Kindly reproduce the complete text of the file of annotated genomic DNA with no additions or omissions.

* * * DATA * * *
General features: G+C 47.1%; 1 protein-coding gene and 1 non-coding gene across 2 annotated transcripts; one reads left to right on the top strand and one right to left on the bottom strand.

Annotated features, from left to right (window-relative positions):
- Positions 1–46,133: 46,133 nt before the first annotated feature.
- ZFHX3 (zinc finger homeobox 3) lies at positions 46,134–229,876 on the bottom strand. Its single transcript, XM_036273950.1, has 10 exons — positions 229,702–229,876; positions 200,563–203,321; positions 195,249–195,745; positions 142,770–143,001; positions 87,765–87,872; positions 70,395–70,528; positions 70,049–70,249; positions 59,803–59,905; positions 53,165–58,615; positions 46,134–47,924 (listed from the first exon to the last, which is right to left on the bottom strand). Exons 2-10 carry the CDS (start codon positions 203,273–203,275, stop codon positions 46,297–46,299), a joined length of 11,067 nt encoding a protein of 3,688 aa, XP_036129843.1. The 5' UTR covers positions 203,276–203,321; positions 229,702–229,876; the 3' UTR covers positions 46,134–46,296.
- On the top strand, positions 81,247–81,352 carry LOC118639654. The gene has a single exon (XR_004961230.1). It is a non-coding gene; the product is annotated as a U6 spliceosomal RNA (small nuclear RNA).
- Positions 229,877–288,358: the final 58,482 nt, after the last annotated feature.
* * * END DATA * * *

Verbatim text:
General features: G+C 47.1%; 1 protein-coding gene and 1 non-coding gene across 2 annotated transcripts; one reads left to right on the top strand and one right to left on the bottom strand.

Annotated features, from left to right (window-relative positions):
- Positions 1–46,133: 46,133 nt before the first annotated feature.
- ZFHX3 (zinc finger homeobox 3) lies at positions 46,134–229,876 on the bottom strand. Its single transcript, XM_036273950.1, has 10 exons — positions 229,702–229,876; positions 200,563–203,321; positions 195,249–195,745; positions 142,770–143,001; positions 87,765–87,872; positions 70,395–70,528; positions 70,049–70,249; positions 59,803–59,905; positions 53,165–58,615; positions 46,134–47,924 (listed from the first exon to the last, which is right to left on the bottom strand). Exons 2-10 carry the CDS (start codon positions 203,273–203,275, stop codon positions 46,297–46,299), a joined length of 11,067 nt encoding a protein of 3,688 aa, XP_036129843.1. The 5' UTR covers positions 203,276–203,321; positions 229,702–229,876; the 3' UTR covers positions 46,134–46,296.
- On the top strand, positions 81,247–81,352 carry LOC118639654. The gene has a single exon (XR_004961230.1). It is a non-coding gene; the product is annotated as a U6 spliceosomal RNA (small nuclear RNA).
- Positions 229,877–288,358: the final 58,482 nt, after the last annotated feature.